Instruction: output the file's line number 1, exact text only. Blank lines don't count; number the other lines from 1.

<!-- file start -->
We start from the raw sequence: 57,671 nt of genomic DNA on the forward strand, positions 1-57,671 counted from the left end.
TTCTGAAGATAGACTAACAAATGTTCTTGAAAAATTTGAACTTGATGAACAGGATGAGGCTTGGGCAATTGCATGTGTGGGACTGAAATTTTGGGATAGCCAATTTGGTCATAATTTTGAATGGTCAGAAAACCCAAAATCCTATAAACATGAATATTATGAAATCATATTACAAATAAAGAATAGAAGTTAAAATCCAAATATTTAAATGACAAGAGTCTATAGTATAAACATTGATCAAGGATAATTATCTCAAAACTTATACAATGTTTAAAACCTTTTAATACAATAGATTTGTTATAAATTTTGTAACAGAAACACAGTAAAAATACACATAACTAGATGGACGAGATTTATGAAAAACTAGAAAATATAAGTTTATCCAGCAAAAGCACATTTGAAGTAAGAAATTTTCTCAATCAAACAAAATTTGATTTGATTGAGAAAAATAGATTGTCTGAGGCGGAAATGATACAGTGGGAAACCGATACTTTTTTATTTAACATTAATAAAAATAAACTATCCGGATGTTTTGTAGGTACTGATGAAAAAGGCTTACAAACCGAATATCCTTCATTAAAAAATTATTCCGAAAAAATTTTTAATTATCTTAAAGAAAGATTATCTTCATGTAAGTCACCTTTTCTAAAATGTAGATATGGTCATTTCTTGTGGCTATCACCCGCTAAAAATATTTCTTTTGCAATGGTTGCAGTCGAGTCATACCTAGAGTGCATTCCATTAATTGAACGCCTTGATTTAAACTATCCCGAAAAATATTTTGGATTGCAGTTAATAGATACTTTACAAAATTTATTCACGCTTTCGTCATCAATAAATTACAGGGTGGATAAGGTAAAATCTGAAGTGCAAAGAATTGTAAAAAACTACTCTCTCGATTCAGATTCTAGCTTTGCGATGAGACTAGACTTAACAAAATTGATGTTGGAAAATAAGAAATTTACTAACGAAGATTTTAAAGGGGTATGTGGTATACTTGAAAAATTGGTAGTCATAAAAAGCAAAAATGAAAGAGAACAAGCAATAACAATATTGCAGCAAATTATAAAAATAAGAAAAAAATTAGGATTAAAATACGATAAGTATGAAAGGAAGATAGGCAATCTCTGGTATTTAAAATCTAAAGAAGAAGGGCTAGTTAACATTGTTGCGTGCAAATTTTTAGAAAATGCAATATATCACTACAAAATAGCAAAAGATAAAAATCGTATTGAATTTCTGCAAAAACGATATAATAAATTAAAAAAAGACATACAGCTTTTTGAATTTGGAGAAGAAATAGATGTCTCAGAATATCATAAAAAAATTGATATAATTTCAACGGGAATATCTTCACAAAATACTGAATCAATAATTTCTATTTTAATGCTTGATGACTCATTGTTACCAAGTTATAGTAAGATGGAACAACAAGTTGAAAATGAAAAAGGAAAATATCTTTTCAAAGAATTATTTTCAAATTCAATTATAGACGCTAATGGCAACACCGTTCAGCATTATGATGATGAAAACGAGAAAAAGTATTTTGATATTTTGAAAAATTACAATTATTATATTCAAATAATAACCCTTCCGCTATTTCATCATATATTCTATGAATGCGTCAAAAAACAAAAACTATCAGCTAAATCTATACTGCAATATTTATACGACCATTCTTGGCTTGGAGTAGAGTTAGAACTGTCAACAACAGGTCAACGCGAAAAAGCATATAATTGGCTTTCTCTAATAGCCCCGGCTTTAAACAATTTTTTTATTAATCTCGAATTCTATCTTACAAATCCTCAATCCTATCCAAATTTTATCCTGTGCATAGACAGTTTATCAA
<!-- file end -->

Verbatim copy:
We start from the raw sequence: 57,671 nt of genomic DNA on the forward strand, positions 1-57,671 counted from the left end.